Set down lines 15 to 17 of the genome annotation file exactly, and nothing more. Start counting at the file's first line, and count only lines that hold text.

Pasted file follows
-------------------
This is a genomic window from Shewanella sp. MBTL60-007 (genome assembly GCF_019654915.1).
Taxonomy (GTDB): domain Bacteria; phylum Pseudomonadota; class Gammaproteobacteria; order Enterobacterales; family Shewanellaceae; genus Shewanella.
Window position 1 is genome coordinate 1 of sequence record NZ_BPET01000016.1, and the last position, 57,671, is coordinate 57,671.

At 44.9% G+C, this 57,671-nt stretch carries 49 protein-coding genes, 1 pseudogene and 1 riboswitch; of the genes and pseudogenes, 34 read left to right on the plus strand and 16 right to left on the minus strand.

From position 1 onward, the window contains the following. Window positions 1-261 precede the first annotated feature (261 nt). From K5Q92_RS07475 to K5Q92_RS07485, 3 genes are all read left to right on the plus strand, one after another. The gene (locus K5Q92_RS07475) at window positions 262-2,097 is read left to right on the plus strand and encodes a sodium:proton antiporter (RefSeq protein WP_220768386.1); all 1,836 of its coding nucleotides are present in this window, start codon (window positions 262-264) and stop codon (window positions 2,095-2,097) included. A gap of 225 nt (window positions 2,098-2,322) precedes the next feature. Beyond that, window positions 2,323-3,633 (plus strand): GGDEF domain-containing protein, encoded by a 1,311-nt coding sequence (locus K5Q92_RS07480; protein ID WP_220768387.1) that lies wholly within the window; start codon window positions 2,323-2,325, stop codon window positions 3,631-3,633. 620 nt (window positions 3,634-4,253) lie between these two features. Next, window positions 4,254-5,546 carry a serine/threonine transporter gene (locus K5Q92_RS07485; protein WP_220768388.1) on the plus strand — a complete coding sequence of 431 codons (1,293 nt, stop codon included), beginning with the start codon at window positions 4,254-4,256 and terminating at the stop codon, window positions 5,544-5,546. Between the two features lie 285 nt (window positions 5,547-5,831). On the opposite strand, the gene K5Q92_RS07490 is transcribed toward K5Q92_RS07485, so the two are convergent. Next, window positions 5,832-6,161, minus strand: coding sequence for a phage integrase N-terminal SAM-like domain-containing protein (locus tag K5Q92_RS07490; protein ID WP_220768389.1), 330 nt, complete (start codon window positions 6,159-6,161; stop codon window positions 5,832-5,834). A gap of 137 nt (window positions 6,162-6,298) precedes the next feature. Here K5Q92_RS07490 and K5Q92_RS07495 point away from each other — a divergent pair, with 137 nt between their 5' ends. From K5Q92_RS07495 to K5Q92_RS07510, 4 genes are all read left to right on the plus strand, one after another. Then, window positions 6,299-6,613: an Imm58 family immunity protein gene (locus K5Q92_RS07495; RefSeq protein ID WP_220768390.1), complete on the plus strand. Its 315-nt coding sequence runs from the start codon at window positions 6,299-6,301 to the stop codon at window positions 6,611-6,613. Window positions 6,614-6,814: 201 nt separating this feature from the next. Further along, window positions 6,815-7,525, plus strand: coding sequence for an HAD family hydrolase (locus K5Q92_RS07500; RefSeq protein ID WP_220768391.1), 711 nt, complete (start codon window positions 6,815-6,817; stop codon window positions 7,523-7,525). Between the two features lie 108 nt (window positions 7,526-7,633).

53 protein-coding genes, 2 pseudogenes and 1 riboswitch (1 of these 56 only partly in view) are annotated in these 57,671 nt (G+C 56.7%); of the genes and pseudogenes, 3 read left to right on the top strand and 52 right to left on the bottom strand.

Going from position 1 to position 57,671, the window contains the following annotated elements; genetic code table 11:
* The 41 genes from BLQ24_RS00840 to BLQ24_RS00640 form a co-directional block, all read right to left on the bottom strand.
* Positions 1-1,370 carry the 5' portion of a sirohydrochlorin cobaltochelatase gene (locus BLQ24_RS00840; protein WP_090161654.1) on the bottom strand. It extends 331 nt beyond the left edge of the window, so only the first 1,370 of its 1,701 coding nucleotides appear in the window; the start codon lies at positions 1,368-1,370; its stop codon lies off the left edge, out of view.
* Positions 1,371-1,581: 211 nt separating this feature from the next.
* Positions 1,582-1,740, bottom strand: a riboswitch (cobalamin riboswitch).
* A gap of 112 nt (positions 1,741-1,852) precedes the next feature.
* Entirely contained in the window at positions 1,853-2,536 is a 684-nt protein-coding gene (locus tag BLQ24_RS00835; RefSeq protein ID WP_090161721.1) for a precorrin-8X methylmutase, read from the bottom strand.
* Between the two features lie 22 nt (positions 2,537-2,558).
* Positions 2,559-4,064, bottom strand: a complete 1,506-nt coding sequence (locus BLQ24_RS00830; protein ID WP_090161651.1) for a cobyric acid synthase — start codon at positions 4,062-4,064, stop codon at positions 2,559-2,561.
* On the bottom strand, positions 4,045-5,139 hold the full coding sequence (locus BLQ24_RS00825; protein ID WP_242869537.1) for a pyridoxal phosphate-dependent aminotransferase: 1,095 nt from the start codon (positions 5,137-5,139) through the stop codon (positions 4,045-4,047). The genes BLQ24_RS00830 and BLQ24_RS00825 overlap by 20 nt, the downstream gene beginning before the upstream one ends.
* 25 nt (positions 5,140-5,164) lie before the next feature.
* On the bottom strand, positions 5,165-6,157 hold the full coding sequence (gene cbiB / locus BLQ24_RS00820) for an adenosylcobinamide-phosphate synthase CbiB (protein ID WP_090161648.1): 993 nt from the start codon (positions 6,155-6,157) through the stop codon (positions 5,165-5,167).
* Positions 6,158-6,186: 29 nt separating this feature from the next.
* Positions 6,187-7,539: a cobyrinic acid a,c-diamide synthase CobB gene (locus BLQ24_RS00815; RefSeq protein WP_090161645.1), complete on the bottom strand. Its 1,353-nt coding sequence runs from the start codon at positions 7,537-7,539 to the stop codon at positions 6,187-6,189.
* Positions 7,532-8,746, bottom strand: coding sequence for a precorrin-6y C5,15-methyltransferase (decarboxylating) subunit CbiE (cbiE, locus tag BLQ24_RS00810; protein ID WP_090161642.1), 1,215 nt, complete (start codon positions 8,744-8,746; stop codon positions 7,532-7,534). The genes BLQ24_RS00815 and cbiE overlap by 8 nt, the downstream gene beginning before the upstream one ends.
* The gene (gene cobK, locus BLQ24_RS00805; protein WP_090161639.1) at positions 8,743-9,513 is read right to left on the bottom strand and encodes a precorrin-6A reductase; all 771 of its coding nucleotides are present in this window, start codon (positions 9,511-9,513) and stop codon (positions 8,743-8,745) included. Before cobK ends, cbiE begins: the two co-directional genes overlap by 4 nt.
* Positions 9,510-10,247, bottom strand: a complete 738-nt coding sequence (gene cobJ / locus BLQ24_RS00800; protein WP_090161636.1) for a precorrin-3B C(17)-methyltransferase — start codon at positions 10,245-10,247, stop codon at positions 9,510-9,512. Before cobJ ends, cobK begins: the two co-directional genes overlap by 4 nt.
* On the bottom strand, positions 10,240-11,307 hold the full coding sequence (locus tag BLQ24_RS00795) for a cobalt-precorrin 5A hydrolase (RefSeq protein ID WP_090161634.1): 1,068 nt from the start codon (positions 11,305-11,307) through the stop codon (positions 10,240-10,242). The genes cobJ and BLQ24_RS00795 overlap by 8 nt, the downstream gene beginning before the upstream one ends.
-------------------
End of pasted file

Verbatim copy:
* Positions 2,559-4,064, bottom strand: a complete 1,506-nt coding sequence (locus BLQ24_RS00830; protein ID WP_090161651.1) for a cobyric acid synthase — start codon at positions 4,062-4,064, stop codon at positions 2,559-2,561.
* On the bottom strand, positions 4,045-5,139 hold the full coding sequence (locus BLQ24_RS00825; protein ID WP_242869537.1) for a pyridoxal phosphate-dependent aminotransferase: 1,095 nt from the start codon (positions 5,137-5,139) through the stop codon (positions 4,045-4,047). The genes BLQ24_RS00830 and BLQ24_RS00825 overlap by 20 nt, the downstream gene beginning before the upstream one ends.
* 25 nt (positions 5,140-5,164) lie before the next feature.